“You deserved it. You did all the driving, it’s only fair.”
Jenny thought about it. She tossed Allen the keys. “I’ll go sign us in.”
“Sure,” Allen had already opened the truck and had inserted her head in to inspect their gear.
“Need help!” Someone shouted from directly behind her, making Allen jump, and hit her head on the top of the truck's door.
Someone chuckled and then started to fully guaff. “Sorry,...I’m so sorry!”
Allen turned around and glared at Ethan Crowley. Annoyed, she raised her hand to her head and winced at the pain. “Crowley-san.”
Ethan chuckles subdued to a grin. “I’m so sorry, I hope it doesn’t hurt too much.”
“I think you should try it yourself to see how much it hurts,” Allen muttered curtly with a restrained snarl.
Ethane gulped nervously. “Look, ugh..I’m seriously sorry. Do you need help? Should I go get someone?”
“No,” Allen eased as her anger waned at the sincere apology. “I’ll put some antiseptic on it later.”
“Ugh, sorry,” Ethane muttered again. His eyes wandered to the trunk, “Let me help you with those at least.”
More than obliged, Allen pointed to the trunk. “Go ahead.”
Ethane walked over to the trunk and hefted out two bags and put them on the side. He then reached in to take out two snow boards.
“I’ll be waiting in the lobby,” Allen told him, heading for the lodge entrance, before he could hand her something to carry.
“Ugh....eh, what!” Ethane cried but Allen ignored him and hurried on inside.
“Where’s the bags?” Jenny asked from the check in counter.
Allen rolled her eyes at her friend. “Of course not.”
“Ok.....” Just then Jenny looked up to see Ethane fighting to open the door with two bags on his shoulder and the two snowboards in hand. “Is that our stuff?”
Allen nodded. “Yes.” She was watching Ethane too and was having trouble holding her laughter in. “You might want to go help him,” she hinted at Jenny.
“So you’ve been coming back ever since?” Ethane asked and bit into a chocolate donut. After dropping off their bags Jenny had decide to rest and Allen went to see if there was something to eat. She’d run into Ethane again in the cafeteria. “How come?”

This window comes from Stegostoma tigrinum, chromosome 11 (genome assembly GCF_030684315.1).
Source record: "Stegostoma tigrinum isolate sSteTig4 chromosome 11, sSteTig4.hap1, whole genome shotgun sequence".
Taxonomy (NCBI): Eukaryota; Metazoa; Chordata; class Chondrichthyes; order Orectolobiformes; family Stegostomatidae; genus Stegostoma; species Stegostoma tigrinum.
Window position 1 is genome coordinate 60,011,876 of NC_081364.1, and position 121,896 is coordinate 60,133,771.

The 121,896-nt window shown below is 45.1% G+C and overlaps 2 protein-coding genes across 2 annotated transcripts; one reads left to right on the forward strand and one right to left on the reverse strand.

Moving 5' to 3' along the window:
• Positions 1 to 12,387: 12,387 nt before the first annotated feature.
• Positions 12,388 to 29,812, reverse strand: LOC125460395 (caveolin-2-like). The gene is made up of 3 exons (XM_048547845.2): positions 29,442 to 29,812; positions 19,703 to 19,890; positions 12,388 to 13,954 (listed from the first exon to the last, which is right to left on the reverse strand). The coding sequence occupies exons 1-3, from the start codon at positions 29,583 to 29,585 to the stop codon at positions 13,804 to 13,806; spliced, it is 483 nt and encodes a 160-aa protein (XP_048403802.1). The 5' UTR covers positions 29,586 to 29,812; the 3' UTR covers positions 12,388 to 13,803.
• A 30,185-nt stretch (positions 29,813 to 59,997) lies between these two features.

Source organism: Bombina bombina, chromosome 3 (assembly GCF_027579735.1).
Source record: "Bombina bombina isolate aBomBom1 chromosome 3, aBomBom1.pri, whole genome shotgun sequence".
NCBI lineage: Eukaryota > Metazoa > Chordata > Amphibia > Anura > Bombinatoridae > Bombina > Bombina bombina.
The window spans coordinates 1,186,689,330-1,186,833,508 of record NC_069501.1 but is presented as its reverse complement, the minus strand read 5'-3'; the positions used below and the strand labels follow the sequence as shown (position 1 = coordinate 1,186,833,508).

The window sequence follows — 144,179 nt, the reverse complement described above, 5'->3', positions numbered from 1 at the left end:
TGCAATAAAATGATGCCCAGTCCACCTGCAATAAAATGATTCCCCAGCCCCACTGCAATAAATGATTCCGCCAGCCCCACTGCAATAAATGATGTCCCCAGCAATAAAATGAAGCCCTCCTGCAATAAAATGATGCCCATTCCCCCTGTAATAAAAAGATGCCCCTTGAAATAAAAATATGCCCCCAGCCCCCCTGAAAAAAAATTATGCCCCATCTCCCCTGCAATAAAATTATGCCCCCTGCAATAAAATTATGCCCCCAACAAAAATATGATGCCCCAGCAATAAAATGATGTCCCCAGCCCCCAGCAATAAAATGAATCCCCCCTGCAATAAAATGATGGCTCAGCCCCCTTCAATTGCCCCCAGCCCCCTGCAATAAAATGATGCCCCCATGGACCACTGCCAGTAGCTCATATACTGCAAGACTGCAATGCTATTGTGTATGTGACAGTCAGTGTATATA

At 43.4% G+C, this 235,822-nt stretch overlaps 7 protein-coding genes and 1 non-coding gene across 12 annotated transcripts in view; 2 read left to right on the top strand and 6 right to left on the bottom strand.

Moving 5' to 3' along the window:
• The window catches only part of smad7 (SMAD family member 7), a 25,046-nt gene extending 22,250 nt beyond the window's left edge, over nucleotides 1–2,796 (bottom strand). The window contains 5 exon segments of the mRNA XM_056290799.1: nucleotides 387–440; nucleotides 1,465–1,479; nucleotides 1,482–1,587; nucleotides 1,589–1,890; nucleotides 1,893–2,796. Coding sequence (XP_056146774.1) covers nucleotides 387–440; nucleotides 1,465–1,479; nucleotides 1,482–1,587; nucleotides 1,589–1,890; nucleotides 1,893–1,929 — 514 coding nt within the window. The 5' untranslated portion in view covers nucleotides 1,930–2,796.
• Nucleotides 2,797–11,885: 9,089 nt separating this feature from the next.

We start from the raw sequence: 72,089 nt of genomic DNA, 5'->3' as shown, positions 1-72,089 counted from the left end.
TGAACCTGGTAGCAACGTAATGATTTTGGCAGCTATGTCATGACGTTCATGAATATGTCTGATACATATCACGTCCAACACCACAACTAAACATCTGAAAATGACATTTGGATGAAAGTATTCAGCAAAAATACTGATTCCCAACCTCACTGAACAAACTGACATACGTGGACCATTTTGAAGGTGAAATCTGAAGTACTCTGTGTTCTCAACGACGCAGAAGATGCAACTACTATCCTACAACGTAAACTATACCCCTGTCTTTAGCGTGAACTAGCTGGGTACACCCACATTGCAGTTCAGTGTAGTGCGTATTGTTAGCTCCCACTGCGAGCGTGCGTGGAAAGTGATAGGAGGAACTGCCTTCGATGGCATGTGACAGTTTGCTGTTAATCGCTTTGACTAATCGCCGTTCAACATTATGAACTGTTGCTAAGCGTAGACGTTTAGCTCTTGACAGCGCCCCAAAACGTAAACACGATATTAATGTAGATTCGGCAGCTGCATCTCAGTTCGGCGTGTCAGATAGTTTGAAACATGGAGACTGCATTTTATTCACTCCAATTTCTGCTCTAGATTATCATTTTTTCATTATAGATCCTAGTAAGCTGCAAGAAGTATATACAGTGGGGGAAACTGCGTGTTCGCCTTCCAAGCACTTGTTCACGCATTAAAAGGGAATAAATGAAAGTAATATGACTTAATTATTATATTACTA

Allen shrugged, she wiped her face with a napkin before replying. “I just never got over the fact that I looked like a sore loser that day.”
“That you did,” Ethane said but then instantly regretted it. “I mean..ugh-”
“I looked like a sore-loser?”
Ethane wished himself to the devil. “Yea, well...at least you managed to get down?”
“Hilarious,” Allen sniveled, her pride hurt. “But I guess that's why I came back. I just couldn’t leave it like that.”
“Yea, I get it,” Ethane agreed.
“I thought you were a regular?” Allen asked him, picking up her bagel and bit into it.
“I am a regular,” Ethane scoffed. “I’ve just been busy, that’s all.”
Ethan ignored her skepticism. “Anyway, what was the bet? You never told me. I’m curious.”
Carefully chewing her bagel Allen considered her answer. Swallowing she reached for the orange juice and gulped that down.
“I have a feeling you don’t want to tell me.”
“Ugh, it’s not that,” Allen insisted. “It’s a bit complicated.”
“Shoot it at me, I like complicated.”
Allen fidgeted in her seat, “It wasn’t a dare, exactly.”